Samsung is as soon as once more being accused of dishonest on benchmarks, however this time it entails the corporate’s TVs. HotHardware beforehand reported on the corporate throttling efficiency in video games and different purposes on its Galaxy smartphones, whereas leaving benchmarking purposes like 3DMark alone.

It is not uncommon for corporations to attempt to put their finest foot ahead and spotlight strengths of their merchandise. Some will decide and select which benchmarks to showcase, whereas leaving these where it might not carry out fairly effectively out of the dialog. Pretty a lot each firm does this. But one in every of Samsung’s algorithms for its TVs is being known as into query.

Most just lately the corporate has been accused of programming at the least two of its TVs, the S95B and the QN95B, to acknowledge when somebody is operating check patterns on them. Typically TVs are examined, calibrated and reviewed with check patterns that make the most of 10% of the display. With that in thoughts, Samsung has reportedly programmed its televisions to function in a different way when simply 10% of the panel is getting used.

Image Credit: FlatPanelsHD

FlatPanelsHD observed this explicit conduct when it selected to make use of a 9% check sample window. During this check, it noticed very completely different brightness and coloration accuracy from the very same TV. You can see the distinction between the check above (10%) and the one beneath (9%).

Image Credit: FlatPanelsHD

The QN95B boosts its peak brightness from 1300 nits (regular) to 2300 nits (10 % mode), in response to FlatPanelsHD. The end result was solely encountered when testing the tv with a window that coated 10% of the display. Once a 9% window was used, the TV brightness didn’t exceed 1300 nits. It additionally doesn’t go previous 1300 nits when displaying regular content material from any source, together with HDR video, YouTube, and gaming.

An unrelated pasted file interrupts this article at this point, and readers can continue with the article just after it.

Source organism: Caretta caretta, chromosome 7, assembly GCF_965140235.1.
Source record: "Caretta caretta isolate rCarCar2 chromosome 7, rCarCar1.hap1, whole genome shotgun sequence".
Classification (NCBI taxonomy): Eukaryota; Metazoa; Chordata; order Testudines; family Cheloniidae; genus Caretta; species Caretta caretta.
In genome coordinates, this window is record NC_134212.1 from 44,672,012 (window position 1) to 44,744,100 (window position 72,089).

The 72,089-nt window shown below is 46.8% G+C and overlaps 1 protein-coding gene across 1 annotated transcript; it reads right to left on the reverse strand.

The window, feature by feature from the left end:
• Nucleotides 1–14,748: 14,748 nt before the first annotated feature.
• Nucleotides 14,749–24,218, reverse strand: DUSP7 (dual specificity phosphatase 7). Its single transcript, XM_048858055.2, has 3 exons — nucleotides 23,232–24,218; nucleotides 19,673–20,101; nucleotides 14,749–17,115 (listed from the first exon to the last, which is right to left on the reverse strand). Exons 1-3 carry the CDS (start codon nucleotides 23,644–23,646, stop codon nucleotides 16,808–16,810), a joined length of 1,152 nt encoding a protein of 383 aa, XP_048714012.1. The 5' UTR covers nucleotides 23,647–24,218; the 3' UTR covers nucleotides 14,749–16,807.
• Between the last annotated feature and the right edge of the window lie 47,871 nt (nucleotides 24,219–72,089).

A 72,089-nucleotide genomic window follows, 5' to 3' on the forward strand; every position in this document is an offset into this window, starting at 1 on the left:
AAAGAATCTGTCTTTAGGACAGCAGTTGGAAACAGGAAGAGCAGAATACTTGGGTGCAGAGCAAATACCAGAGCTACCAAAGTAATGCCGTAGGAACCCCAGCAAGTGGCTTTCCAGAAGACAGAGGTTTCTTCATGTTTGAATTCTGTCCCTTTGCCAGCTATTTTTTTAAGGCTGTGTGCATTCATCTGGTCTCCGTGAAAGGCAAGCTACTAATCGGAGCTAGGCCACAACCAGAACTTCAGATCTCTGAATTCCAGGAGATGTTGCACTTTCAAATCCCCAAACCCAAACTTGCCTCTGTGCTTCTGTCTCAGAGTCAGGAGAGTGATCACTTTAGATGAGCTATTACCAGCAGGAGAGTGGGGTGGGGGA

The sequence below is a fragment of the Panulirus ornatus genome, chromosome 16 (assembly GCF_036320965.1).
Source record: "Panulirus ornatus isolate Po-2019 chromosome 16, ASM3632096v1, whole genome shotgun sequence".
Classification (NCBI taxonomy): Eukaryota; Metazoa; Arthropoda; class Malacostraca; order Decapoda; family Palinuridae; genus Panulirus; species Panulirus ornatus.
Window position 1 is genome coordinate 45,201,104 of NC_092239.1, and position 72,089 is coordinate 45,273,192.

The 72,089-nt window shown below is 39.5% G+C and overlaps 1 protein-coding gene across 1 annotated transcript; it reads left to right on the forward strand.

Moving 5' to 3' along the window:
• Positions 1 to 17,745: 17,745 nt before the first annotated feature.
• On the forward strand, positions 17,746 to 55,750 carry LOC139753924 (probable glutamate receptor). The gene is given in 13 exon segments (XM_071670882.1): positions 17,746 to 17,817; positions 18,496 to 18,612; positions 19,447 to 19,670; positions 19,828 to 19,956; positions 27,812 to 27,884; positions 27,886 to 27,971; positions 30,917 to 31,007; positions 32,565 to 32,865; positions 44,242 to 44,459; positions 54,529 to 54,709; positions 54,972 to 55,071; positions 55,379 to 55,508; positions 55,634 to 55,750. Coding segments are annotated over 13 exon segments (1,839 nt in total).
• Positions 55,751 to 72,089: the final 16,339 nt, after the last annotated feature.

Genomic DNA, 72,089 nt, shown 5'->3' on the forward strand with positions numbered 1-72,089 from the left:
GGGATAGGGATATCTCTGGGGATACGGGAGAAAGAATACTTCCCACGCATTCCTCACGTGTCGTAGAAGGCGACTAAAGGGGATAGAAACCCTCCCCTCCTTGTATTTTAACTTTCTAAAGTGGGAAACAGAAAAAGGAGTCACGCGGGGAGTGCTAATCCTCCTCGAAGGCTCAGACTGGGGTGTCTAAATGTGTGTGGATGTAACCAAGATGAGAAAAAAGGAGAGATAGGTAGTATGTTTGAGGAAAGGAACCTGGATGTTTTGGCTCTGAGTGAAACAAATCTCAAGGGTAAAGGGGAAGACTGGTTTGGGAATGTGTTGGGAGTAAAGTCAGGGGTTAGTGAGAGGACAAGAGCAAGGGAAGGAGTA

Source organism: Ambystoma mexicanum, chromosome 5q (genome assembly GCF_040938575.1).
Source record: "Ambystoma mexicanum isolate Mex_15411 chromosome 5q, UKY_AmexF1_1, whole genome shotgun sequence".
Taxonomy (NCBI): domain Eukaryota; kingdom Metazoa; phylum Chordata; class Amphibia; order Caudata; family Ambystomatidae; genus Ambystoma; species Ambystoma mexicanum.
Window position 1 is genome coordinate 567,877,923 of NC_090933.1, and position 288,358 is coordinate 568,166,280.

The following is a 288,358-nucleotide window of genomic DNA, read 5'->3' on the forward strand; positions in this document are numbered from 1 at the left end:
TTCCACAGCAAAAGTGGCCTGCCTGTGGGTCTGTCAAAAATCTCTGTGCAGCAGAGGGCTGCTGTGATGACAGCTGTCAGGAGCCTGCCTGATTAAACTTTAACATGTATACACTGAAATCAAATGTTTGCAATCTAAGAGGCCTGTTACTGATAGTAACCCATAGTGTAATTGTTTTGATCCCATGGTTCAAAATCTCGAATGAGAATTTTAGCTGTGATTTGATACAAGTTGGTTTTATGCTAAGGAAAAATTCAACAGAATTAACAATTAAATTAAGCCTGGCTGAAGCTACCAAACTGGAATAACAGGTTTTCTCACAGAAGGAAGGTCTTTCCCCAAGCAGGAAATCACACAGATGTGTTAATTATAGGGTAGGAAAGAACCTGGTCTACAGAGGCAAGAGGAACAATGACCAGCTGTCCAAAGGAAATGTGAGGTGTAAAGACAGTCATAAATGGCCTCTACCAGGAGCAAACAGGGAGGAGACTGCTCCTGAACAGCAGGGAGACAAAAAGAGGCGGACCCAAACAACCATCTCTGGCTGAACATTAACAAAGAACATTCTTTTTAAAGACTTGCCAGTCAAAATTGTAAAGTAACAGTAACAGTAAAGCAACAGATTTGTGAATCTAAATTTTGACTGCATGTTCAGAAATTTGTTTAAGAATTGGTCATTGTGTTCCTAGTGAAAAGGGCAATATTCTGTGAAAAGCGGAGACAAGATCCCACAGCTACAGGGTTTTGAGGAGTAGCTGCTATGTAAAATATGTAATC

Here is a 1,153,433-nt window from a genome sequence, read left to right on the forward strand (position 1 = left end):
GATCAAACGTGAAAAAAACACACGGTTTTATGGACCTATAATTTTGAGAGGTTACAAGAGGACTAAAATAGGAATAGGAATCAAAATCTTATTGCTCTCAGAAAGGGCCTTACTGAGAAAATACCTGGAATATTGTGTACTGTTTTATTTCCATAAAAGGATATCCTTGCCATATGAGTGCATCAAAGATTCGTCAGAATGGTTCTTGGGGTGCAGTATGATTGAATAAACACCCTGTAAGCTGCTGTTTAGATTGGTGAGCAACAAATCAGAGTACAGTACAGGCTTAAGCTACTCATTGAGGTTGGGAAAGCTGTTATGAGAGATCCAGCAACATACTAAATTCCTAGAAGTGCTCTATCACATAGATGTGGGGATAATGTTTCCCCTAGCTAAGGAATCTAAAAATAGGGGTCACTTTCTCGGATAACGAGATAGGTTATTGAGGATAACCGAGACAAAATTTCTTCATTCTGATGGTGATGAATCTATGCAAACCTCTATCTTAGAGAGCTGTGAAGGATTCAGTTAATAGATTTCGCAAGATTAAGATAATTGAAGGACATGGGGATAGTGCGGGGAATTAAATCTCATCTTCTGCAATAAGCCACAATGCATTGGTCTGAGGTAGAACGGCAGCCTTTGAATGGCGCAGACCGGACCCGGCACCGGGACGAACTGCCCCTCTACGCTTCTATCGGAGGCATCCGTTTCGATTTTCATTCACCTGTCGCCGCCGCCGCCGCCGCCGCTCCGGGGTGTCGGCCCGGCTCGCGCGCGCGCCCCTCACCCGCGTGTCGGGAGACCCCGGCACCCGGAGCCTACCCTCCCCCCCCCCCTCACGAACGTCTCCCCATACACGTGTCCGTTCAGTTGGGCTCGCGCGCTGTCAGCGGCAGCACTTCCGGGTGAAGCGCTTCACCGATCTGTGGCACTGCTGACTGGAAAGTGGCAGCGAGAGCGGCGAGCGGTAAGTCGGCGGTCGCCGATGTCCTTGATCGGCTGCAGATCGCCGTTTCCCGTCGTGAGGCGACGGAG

Samsung has responded to the accusations, saying it can tackle the problems in a future update. In a remark made to FlatPanelsHD, the corporate responded, “Samsung remains committed to relentless innovation to provide the best picture quality to our consumers. To provide a more dynamic viewing experience for the consumers, Samsung will provide a software update that ensures consistent brightness of HDR contents across a wider range of window size beyond the industry standard.”

What are you ideas on Samsung’s practices right here, and the way the corporate has responded? Let us know within the feedback.

Top Image Credit: Samsung